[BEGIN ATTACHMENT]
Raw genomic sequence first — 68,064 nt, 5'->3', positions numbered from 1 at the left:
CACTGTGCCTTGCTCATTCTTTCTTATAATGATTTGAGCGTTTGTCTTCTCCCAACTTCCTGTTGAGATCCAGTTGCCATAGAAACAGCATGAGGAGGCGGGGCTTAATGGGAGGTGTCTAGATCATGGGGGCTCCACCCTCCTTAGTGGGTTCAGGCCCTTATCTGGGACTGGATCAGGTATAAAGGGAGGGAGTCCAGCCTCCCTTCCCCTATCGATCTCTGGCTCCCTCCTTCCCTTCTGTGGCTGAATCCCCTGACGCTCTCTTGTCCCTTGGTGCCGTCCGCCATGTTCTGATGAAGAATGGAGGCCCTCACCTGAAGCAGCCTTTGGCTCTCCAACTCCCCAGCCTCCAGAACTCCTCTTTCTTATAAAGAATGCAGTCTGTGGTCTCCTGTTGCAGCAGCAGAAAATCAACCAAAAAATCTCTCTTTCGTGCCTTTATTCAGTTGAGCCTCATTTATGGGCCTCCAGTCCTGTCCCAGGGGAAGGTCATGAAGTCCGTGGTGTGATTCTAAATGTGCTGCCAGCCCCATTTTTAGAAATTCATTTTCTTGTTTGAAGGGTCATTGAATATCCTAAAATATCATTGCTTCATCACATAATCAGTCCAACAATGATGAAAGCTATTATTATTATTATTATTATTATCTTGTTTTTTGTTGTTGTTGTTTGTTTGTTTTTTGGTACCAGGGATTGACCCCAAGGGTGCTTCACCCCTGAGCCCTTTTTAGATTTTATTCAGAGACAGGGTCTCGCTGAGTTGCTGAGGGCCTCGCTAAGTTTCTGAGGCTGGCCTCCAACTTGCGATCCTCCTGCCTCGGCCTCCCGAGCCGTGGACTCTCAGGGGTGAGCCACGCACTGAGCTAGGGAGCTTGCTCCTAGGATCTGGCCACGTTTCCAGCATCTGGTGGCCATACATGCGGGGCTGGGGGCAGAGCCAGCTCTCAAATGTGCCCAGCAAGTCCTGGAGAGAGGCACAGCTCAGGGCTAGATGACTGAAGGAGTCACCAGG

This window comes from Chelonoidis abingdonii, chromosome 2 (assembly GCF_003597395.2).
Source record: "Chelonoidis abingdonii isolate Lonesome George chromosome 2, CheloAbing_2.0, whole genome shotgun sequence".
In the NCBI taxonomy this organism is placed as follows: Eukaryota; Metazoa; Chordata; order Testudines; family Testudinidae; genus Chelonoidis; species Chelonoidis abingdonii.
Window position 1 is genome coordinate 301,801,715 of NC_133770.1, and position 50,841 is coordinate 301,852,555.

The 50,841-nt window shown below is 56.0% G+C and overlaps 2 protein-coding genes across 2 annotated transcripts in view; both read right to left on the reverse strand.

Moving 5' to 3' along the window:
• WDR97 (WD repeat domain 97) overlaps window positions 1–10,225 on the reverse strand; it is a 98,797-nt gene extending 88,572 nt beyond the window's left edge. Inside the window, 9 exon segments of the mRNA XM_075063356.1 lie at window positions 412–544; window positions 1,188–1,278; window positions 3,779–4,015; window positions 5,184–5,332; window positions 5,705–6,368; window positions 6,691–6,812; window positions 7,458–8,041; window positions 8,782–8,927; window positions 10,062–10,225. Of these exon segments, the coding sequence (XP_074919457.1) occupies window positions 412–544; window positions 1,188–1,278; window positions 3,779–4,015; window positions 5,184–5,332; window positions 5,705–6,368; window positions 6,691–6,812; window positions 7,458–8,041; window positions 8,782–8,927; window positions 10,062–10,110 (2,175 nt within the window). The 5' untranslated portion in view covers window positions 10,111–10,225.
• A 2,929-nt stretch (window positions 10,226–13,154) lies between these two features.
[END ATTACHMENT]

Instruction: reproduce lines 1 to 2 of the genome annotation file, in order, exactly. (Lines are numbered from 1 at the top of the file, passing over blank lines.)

Raw genomic sequence first — 68,064 nt, 5'->3', positions numbered from 1 at the left:
CACTGTGCCTTGCTCATTCTTTCTTATAATGATTTGAGCGTTTGTCTTCTCCCAACTTCCTGTTGAGATCCAGTTGCCATAGAAACAGCATGAGGAGGCGGGGCTTAATGGGAGGTGTCTAGATCATGGGGGCTCCACCCTCCTTAGTGGGTTCAGGCCCTTATCTGGGACTGGATCAGGTATAAAGGGAGGGAGTCCAGCCTCCCTTCCCCTATCGATCTCTGGCTCCCTCCTTCCCTTCTGTGGCTGAATCCCCTGACGCTCTCTTGTCCCTTGGTGCCGTCCGCCATGTTCTGATGAAGAATGGAGGCCCTCACCTGAAGCAGCCTTTGGCTCTCCAACTCCCCAGCCTCCAGAACTCCTCTTTCTTATAAAGAATGCAGTCTGTGGTCTCCTGTTGCAGCAGCAGAAAATCAACCAAAAAATCTCTCTTTCGTGCCTTTATTCAGTTGAGCCTCATTTATGGGCCTCCAGTCCTGTCCCAGGGGAAGGTCATGAAGTCCGTGGTGTGATTCTAAATGTGCTGCCAGCCCCATTTTTAGAAATTCATTTTCTTGTTTGAAGGGTCATTGAATATCCTAAAATATCATTGCTTCATCACATAATCAGTCCAACAATGATGAAAGCTATTATTATTATTATTATTATTATCTTGTTTTTTGTTGTTGTTGTTTGTTTGTTTTTTGGTACCAGGGATTGACCCCAAGGGTGCTTCACCCCTGAGCCCTTTTTAGATTTTATTCAGAGACAGGGTCTCGCTGAGTTGCTGAGGGCCTCGCTAAGTTTCTGAGGCTGGCCTCCAACTTGCGATCCTCCTGCCTCGGCCTCCCGAGCCGTGGACTCTCAGGGGTGAGCCACGCACTGAGCTAGGGAGCTTGCTCCTAGGATCTGGCCACGTTTCCAGCATCTGGTGGCCATACATGCGGGGCTGGGGGCAGAGCCAGCTCTCAAATGTGCCCAGCAAGTCCTGGAGAGAGGCACAGCTCAGGGCTAGATGACTGAAGGAGTCACCAGG